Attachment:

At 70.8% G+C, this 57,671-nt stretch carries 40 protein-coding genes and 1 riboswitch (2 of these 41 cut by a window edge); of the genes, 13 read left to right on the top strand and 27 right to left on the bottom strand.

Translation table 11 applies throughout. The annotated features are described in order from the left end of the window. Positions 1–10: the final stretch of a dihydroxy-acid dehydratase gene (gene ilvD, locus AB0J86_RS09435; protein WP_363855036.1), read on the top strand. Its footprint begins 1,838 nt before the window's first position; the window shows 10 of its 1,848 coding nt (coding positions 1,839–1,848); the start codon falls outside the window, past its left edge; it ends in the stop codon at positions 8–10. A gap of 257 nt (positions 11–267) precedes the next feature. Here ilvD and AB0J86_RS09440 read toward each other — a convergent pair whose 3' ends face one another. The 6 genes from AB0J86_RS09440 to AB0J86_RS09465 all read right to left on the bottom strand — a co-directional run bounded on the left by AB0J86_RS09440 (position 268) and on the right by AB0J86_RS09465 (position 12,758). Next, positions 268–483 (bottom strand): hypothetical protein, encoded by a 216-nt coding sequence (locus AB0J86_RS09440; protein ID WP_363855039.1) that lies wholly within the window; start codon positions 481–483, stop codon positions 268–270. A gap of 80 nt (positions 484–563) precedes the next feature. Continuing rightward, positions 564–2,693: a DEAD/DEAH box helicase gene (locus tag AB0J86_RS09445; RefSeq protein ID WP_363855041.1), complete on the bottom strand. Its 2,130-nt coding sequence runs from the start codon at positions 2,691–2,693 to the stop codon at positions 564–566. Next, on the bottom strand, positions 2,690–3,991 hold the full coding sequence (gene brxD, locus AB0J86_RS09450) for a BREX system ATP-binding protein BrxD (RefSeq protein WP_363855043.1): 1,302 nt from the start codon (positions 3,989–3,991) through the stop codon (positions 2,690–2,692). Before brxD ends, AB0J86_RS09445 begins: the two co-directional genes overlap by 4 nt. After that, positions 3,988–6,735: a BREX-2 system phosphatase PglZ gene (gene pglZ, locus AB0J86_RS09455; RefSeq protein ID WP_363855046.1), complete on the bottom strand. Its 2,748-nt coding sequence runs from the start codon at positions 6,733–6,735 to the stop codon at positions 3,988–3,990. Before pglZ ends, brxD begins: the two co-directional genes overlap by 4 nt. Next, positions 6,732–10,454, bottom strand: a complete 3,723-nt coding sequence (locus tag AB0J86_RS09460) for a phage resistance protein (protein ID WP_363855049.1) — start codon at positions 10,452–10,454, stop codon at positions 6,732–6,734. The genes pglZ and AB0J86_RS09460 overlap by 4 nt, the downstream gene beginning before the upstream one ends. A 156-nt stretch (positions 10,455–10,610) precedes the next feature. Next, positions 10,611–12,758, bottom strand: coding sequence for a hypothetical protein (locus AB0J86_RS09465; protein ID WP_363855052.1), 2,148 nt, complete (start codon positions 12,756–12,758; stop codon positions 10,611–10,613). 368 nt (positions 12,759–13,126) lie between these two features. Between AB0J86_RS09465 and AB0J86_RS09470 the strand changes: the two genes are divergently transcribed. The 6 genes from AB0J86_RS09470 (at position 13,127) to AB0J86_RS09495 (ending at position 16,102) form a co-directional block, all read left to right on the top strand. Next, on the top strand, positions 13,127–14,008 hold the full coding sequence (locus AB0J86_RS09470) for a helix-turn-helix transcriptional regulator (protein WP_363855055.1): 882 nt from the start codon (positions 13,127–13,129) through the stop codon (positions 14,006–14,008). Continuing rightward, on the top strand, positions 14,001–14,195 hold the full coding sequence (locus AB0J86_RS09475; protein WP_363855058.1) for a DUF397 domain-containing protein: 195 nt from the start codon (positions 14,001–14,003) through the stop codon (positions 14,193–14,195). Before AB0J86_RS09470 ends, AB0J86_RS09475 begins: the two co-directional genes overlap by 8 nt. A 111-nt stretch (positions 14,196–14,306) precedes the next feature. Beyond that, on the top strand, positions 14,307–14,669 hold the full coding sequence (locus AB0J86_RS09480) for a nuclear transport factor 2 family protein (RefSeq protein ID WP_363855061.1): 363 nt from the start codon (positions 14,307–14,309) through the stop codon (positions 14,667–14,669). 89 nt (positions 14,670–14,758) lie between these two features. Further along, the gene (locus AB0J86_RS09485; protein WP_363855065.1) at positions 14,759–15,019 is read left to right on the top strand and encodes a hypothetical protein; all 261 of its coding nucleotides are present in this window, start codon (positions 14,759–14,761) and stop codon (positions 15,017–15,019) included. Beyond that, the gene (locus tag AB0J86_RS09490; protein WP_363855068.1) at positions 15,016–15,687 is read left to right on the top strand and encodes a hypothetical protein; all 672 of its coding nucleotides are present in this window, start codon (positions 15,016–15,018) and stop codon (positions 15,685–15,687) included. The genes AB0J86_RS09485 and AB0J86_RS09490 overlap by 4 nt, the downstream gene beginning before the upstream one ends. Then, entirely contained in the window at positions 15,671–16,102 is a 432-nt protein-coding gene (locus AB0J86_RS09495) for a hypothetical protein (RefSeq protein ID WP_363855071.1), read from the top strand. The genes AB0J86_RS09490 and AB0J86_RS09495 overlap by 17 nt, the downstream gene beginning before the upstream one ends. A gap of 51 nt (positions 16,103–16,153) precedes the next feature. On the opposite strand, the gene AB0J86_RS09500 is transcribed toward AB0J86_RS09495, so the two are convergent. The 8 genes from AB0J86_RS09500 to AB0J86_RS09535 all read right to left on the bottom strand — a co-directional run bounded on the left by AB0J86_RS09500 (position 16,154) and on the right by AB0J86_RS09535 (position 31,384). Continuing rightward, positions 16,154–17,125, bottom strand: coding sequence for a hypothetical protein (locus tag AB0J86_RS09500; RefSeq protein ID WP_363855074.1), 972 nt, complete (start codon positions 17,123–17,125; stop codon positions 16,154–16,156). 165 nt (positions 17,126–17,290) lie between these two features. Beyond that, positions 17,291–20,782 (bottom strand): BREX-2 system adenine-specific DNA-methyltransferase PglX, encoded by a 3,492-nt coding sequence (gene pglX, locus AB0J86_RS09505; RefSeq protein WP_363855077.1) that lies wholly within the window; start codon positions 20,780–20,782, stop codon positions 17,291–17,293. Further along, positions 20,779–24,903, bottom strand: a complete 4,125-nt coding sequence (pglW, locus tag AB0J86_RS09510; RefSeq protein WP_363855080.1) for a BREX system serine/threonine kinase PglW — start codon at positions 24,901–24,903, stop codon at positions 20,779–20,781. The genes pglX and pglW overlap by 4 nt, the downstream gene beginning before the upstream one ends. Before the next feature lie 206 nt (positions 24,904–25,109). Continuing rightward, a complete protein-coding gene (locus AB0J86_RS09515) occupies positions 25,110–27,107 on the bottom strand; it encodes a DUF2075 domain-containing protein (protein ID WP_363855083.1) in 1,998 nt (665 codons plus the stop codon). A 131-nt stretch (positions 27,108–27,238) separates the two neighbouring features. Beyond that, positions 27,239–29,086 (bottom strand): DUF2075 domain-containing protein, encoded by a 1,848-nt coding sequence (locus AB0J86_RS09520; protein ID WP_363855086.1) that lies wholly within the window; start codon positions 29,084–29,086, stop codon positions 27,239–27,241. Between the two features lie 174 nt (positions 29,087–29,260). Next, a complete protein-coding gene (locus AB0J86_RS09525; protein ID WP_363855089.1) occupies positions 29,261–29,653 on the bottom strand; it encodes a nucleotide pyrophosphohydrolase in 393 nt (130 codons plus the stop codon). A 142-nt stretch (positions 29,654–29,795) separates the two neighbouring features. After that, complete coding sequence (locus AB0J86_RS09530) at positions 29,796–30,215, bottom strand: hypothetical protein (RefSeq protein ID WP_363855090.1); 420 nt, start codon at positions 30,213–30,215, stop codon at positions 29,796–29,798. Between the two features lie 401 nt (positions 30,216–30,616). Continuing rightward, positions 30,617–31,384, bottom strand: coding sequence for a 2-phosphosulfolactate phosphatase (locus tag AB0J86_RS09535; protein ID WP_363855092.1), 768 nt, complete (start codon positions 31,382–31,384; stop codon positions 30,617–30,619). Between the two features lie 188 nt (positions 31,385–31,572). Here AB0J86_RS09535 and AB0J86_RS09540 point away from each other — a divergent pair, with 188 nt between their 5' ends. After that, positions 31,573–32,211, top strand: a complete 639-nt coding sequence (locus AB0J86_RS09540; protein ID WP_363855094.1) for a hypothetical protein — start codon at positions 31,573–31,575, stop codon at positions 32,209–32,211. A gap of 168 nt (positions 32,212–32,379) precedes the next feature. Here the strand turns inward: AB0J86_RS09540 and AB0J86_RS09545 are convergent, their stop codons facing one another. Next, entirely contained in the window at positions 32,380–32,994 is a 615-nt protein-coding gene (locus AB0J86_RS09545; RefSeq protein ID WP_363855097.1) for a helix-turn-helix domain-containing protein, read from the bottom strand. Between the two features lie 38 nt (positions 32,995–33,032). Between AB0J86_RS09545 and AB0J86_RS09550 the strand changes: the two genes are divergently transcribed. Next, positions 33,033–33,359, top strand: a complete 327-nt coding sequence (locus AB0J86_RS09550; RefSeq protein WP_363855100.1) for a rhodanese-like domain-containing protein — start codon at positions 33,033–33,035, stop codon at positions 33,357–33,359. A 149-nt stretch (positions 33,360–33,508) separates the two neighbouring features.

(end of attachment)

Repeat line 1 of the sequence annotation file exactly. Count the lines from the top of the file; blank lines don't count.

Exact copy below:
At 70.8% G+C, this 57,671-nt stretch carries 40 protein-coding genes and 1 riboswitch (2 of these 41 cut by a window edge); of the genes, 13 read left to right on the top strand and 27 right to left on the bottom strand.